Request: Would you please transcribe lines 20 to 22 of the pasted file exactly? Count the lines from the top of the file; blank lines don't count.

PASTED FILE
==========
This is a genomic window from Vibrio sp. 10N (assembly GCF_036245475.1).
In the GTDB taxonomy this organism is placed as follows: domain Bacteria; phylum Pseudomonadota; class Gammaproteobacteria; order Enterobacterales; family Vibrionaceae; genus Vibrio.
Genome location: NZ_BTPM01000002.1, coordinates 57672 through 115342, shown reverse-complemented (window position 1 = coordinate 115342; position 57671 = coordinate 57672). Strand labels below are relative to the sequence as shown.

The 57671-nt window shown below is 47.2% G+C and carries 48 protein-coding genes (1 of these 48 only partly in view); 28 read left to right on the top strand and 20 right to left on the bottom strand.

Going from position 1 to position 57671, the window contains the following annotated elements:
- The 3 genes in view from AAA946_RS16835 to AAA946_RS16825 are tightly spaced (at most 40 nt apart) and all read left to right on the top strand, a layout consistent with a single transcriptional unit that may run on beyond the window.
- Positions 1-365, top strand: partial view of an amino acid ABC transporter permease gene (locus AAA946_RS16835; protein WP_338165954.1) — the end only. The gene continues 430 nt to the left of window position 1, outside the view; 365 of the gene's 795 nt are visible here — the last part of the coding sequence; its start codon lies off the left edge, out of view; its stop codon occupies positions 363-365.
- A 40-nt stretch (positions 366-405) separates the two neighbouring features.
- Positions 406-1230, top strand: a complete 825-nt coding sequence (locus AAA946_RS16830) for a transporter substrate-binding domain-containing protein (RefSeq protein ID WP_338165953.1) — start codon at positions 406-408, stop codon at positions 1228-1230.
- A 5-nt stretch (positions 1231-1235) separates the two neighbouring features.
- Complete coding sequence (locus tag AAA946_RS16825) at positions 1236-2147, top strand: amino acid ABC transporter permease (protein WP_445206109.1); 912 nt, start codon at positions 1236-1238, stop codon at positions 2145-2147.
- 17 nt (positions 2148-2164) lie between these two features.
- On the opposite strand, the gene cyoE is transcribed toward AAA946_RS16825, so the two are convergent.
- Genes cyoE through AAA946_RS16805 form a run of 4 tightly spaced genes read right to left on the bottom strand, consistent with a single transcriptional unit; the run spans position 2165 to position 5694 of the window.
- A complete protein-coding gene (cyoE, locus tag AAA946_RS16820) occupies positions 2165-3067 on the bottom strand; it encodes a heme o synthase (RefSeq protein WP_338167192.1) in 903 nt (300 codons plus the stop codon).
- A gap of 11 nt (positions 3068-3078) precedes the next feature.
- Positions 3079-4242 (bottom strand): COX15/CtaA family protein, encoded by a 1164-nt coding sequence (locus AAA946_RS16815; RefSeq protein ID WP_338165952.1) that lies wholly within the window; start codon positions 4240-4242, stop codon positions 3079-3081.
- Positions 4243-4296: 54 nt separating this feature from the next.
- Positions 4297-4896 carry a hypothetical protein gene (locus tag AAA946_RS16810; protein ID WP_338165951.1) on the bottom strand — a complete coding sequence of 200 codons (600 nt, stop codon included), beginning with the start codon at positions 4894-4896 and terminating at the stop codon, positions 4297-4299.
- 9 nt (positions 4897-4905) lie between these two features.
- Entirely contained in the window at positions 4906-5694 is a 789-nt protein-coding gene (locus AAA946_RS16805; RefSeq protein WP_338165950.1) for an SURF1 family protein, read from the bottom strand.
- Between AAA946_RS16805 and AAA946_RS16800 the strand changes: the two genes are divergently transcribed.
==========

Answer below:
- 9 nt (positions 4897-4905) lie between these two features.
- Entirely contained in the window at positions 4906-5694 is a 789-nt protein-coding gene (locus AAA946_RS16805; RefSeq protein WP_338165950.1) for an SURF1 family protein, read from the bottom strand.
- Between AAA946_RS16805 and AAA946_RS16800 the strand changes: the two genes are divergently transcribed.